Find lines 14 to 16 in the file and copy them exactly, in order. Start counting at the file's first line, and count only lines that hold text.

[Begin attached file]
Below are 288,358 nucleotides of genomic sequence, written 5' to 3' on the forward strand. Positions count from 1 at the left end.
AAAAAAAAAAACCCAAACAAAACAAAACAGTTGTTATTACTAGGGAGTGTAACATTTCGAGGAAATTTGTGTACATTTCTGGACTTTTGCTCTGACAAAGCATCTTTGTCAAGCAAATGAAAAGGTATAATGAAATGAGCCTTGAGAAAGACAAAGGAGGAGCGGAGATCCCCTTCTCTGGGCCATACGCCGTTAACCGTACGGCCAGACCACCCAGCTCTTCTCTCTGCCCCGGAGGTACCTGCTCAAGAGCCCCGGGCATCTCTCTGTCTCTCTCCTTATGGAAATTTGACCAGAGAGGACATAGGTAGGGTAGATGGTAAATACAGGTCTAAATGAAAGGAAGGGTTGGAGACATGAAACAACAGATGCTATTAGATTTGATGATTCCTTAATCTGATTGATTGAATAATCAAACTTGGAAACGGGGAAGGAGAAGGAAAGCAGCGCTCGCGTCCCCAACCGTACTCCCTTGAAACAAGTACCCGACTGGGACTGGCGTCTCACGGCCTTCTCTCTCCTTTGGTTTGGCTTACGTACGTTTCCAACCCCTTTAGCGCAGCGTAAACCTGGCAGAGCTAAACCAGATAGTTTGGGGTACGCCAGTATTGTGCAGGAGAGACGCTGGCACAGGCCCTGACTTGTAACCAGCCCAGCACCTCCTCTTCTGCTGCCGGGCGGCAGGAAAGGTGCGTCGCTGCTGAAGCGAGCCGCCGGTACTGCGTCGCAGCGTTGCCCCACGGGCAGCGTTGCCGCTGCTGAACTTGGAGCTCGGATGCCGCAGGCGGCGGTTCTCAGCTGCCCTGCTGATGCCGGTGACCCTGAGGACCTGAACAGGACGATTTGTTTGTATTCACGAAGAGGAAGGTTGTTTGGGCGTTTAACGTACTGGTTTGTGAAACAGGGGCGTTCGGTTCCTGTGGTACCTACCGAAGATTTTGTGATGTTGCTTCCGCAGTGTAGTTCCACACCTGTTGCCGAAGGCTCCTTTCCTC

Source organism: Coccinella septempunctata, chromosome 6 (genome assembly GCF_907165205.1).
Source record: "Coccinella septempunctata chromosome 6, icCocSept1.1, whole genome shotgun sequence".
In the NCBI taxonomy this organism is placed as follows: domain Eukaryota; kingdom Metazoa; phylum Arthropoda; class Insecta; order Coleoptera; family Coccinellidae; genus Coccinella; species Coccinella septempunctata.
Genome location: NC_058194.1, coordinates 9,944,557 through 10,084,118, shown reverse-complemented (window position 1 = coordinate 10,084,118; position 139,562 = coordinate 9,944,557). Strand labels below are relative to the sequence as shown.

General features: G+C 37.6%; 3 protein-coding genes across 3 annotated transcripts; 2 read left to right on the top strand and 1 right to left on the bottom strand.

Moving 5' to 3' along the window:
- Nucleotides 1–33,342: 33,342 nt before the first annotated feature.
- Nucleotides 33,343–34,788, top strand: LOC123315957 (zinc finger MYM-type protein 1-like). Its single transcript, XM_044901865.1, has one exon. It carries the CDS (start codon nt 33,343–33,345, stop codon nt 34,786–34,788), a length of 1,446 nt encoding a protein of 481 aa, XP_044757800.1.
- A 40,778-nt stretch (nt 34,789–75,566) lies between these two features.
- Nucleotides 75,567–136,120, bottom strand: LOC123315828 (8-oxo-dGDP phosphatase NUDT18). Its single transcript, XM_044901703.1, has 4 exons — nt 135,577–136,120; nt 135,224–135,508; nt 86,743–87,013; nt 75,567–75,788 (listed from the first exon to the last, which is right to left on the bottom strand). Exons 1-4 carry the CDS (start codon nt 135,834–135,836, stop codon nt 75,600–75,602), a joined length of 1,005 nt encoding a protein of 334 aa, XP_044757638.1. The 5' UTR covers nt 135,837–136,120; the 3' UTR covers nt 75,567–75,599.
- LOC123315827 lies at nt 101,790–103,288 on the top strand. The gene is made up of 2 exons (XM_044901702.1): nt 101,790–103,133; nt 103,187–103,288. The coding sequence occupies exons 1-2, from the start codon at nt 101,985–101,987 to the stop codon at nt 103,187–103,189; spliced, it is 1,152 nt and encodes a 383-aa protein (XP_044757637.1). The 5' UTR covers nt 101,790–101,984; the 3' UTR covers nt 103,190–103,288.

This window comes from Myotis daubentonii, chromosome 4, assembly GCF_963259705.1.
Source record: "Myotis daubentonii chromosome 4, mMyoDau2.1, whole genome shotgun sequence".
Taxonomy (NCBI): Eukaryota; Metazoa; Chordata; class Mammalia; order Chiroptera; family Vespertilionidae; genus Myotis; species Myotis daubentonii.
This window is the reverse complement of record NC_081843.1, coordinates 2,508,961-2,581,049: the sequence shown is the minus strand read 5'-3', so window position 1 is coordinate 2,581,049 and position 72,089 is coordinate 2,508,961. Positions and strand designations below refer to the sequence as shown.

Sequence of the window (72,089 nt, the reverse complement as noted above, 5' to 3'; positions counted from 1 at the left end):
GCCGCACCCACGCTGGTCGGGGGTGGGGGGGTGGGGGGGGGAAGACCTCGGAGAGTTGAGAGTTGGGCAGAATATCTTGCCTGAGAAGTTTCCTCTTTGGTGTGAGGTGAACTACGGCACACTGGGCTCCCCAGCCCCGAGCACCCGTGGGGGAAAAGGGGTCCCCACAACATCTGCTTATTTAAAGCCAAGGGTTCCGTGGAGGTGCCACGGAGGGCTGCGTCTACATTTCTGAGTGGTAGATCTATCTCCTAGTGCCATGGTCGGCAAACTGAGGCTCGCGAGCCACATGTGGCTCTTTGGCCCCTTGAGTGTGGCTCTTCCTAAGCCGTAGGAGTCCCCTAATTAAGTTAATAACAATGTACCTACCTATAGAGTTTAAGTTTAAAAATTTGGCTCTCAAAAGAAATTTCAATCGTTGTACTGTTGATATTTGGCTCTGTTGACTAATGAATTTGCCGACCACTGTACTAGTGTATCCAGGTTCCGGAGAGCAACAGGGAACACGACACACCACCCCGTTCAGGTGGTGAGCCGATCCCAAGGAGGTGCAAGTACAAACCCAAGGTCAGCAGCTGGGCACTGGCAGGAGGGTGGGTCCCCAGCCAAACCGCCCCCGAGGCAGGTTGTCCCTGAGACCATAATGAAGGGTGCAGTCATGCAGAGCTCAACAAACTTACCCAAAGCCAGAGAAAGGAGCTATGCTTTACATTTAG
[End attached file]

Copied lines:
This window comes from Myotis daubentonii, chromosome 4, assembly GCF_963259705.1.
Source record: "Myotis daubentonii chromosome 4, mMyoDau2.1, whole genome shotgun sequence".
Taxonomy (NCBI): Eukaryota; Metazoa; Chordata; class Mammalia; order Chiroptera; family Vespertilionidae; genus Myotis; species Myotis daubentonii.